@Peter Watson. If you are going to quote me then give the whole sentence please.
    I can see a situation where we could be in Coalition with a Centrist breakaway from Labour that was genuinely committed to Reform. The problem with The 2010-15 Coalition was that The Tories were only ever making concessions out of neccesity, there was little real common ground with The Tory majority.
    We are facing the possible breakup of both Major Parties, we just dont know whats going to happen.

  • Peter Watson 29th Apr '16 - 7:58am

    @Paul Barker “… or our partners are genuinely enthusiastic about Reform”
    Why make enthusiasm for reform a requirement for potential coalition partners (and what particular reform do you mean)?
    Coalition partners will (hopefully) be committed to whatever is in their manifesto and promises made in the election campaign: the Tories were, Lib Dems less so.
    Other parties may or may not be enthusiastic about reform, but should Lib Dems put aside the chance to influence policies on education, health care, the economy, etc. because they can’t get reform? If “reform” is really more important to Lib Dems than every other policy area then it should be a big part of any negotiations, but should it really be a prerequisite for any coalition?
    There’s nothing inherently wrong with coalition: parties, including Lib Dems, have done it successfully at different levels in different parts of the UK and it is part of the political landscape elsewhere around the world. But surprisingly for a party that should have been better prepared for coalition than its opponents/partners, after 2010 the Lib Dems messed it up.

  • Alex Macfie 29th Apr '16 - 9:25am

    as usual on the subject of our role in the Coalition Bill le Breton nails it. I would only add that in non-Westminster we should also have emphasised the independence of our candidates from the Westminster bubble. We should have taken a “Coalition-Free Zone” and “Nick isn’t on the ballot paper” approach, instead of our “Cult of Clegg” approach to campaigning at the time.

    And I disagree with Tony Greaves on ministerial cars. That particular piece of pointless gesture politics was done by David Cameron.

  • Richard Underhill 29th Apr '16 - 9:35am

    We are currently torn between the normal local elections (first past the post) police and crime commissioners (supplementary votes) and the EU referendum.
    Those campaigning for Remain should listen to the Today Programme interview with John Major, which spells out facts such as the UK wins 90% of the votes in the European Court of Justice. He cites beef as an example, which had been banned because of the BSE crisis. When UK beef was again safe the French government were refusing to allow it to be sold in France. The UK won the argument in the European Court of Justice and then proceeded to enforce it.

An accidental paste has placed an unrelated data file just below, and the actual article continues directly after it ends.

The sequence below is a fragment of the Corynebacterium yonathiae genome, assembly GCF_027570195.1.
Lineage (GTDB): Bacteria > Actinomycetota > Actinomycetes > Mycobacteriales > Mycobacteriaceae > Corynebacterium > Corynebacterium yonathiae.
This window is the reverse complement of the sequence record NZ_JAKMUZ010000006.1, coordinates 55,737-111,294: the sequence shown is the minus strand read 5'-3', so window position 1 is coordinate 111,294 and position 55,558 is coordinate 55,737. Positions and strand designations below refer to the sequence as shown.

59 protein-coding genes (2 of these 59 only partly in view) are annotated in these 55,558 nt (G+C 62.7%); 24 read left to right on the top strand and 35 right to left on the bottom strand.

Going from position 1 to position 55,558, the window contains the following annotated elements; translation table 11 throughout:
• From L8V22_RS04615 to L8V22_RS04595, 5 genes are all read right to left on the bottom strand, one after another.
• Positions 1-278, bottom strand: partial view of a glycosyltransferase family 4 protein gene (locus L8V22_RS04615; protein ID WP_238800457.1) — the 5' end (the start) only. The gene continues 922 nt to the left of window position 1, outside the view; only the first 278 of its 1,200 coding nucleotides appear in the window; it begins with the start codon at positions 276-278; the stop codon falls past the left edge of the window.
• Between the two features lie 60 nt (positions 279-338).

Government ministers are still complaining that the USA is not allowing British beef and lamb, presumably on protectionist grounds.
    The Leave side should write a manifesto for what they want to do that they are prevented and answer the speech by the Labour leader. Maybe they are waiting until after the May elections. Maybe they have internal inconsistencies. Not to do so would be undemocratic.

  • Bill le Breton 29th Apr '16 - 9:39am

    Paul Barker usefully draws our attention to the question of affinity or lack of affinity among Coalition partners or to those with whom interparty cooperation of all kinds is undertaken.

    Paddy Ashdown had an affinity to Tony Blair. Clearly Nick Clegg had an affinity to David Cameron. This was the basis of co-operation between those two pairs of leaders.

    It is possible to argue that each Lib Dem leader got similar amounts of influence and progress over Government policy. I’d argue that we actually had greater impact because of the influence that Paddy, Ming, Bob Maclennan and co had pre and during the 1997 – 2001 Parliament than the Liberal Democrats achieved in the whole of the 2010-15 Parliament. Of course this runs counter to David Laws’ assertion that a day ‘in’ government is better than … etc..

    But the affinity that Clegg had with Cameron and which most of the ‘senior’ Lib Dems in Government office had with their Tory counterparts sat less well with the so called activists in the Party. This reinforced the belief of the Laws-Marshall-Clegg axis that they had achieved what they achieved despite the activists and despite Conference and thus underscored their determination to go it ‘their’ way.

    But their experience and expertise was Westminster (village) politics and not ‘national’ politics. The main players in the Lib Dem government team were either Londoners or MPs and peers long exposed to Westminster (and what used to be called Fleet Street) political culture. I cannot think of any of the SpAds and major kitchen cabinet advisers who were not also ‘London’ and Westminster in this respect. This Westminster village culture supported and encouraged them until the very end of the Parliament and still consoles them.

    What both Blair and Cameron (Brown and Osborne) knew was that elections are won across the nations of the UK, they were happy to see Lib Dems prosper in the Westminster Village whilst they crushed us nationally.

    And this is why @tonyhill is right that ensuring that the Westminster village view is never left unchallenged whenever it raises its head is important if the Party is to have a future. And thank you @Alex McFie

  • Simon Banks 29th Apr '16 - 9:39am